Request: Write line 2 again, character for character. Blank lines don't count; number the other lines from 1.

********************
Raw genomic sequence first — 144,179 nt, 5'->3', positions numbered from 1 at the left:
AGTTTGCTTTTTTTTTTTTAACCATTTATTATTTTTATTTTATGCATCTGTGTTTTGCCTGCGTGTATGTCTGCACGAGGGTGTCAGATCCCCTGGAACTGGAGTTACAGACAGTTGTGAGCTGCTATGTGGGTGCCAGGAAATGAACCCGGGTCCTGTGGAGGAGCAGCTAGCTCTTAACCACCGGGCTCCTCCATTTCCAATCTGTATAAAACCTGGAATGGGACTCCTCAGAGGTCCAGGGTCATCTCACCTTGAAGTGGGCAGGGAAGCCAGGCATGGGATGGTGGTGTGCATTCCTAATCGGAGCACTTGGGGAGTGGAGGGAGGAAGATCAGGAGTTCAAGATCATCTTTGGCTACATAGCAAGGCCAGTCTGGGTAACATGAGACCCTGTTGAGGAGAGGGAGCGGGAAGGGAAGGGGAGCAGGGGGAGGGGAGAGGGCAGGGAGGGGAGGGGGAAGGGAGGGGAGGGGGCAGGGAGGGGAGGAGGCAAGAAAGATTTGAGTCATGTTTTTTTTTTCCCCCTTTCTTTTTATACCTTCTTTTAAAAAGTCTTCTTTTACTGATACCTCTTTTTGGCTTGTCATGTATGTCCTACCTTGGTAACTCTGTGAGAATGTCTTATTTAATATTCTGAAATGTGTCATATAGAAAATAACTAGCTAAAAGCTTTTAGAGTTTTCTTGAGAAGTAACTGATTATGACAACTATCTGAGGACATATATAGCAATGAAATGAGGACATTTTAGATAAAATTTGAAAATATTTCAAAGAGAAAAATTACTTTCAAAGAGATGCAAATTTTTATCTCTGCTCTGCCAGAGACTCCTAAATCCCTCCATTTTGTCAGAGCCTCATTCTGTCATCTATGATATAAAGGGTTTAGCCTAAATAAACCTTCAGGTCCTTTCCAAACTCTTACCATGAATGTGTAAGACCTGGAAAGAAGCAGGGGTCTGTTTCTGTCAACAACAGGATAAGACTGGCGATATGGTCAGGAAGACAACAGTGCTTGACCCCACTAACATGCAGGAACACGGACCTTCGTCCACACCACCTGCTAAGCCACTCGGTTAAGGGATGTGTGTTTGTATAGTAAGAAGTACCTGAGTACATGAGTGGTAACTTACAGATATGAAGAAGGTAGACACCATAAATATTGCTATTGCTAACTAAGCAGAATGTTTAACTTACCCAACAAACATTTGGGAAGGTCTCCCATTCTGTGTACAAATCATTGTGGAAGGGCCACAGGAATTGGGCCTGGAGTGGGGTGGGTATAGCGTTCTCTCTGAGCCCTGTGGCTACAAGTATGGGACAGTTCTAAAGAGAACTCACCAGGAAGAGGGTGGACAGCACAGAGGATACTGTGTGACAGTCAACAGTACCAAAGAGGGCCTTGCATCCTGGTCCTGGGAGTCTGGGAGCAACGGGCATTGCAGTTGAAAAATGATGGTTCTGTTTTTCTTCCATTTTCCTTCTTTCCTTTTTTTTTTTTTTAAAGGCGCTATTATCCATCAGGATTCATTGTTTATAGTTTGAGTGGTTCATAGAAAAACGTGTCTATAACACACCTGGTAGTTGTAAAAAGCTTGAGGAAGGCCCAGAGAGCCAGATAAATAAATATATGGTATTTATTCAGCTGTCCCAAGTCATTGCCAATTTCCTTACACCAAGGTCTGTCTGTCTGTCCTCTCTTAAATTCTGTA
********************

AGTTTGCTTTTTTTTTTTTAACCATTTATTATTTTTATTTTATGCATCTGTGTTTTGCCTGCGTGTATGTCTGCACGAGGGTGTCAGATCCCCTGGAACTGGAGTTACAGACAGTTGTGAGCTGCTATGTGGGTGCCAGGAAATGAACCCGGGTCCTGTGGAGGAGCAGCTAGCTCTTAACCACCGGGCTCCTCCATTTCCAATCTGTATAAAACCTGGAATGGGACTCCTCAGAGGTCCAGGGTCATCTCACCTTGAAGTGGGCAGGGAAGCCAGGCATGGGATGGTGGTGTGCATTCCTAATCGGAGCACTTGGGGAGTGGAGGGAGGAAGATCAGGAGTTCAAGATCATCTTTGGCTACATAGCAAGGCCAGTCTGGGTAACATGAGACCCTGTTGAGGAGAGGGAGCGGGAAGGGAAGGGGAGCAGGGGGAGGGGAGAGGGCAGGGAGGGGAGGGGGAAGGGAGGGGAGGGGGCAGGGAGGGGAGGAGGCAAGAAAGATTTGAGTCATGTTTTTTTTTTCCCCCTTTCTTTTTATACCTTCTTTTAAAAAGTCTTCTTTTACTGATACCTCTTTTTGGCTTGTCATGTATGTCCTACCTTGGTAACTCTGTGAGAATGTCTTATTTAATATTCTGAAATGTGTCATATAGAAAATAACTAGCTAAAAGCTTTTAGAGTTTTCTTGAGAAGTAACTGATTATGACAACTATCTGAGGACATATATAGCAATGAAATGAGGACATTTTAGATAAAATTTGAAAATATTTCAAAGAGAAAAATTACTTTCAAAGAGATGCAAATTTTTATCTCTGCTCTGCCAGAGACTCCTAAATCCCTCCATTTTGTCAGAGCCTCATTCTGTCATCTATGATATAAAGGGTTTAGCCTAAATAAACCTTCAGGTCCTTTCCAAACTCTTACCATGAATGTGTAAGACCTGGAAAGAAGCAGGGGTCTGTTTCTGTCAACAACAGGATAAGACTGGCGATATGGTCAGGAAGACAACAGTGCTTGACCCCACTAACATGCAGGAACACGGACCTTCGTCCACACCACCTGCTAAGCCACTCGGTTAAGGGATGTGTGTTTGTATAGTAAGAAGTACCTGAGTACATGAGTGGTAACTTACAGATATGAAGAAGGTAGACACCATAAATATTGCTATTGCTAACTAAGCAGAATGTTTAACTTACCCAACAAACATTTGGGAAGGTCTCCCATTCTGTGTACAAATCATTGTGGAAGGGCCACAGGAATTGGGCCTGGAGTGGGGTGGGTATAGCGTTCTCTCTGAGCCCTGTGGCTACAAGTATGGGACAGTTCTAAAGAGAACTCACCAGGAAGAGGGTGGACAGCACAGAGGATACTGTGTGACAGTCAACAGTACCAAAGAGGGCCTTGCATCCTGGTCCTGGGAGTCTGGGAGCAACGGGCATTGCAGTTGAAAAATGATGGTTCTGTTTTTCTTCCATTTTCCTTCTTTCCTTTTTTTTTTTTTTAAAGGCGCTATTATCCATCAGGATTCATTGTTTATAGTTTGAGTGGTTCATAGAAAAACGTGTCTATAACACACCTGGTAGTTGTAAAAAGCTTGAGGAAGGCCCAGAGAGCCAGATAAATAAATATATGGTATTTATTCAGCTGTCCCAAGTCATTGCCAATTTCCTTACACCAAGGTCTGTCTGTCTGTCCTCTCTTAAATTCTGTA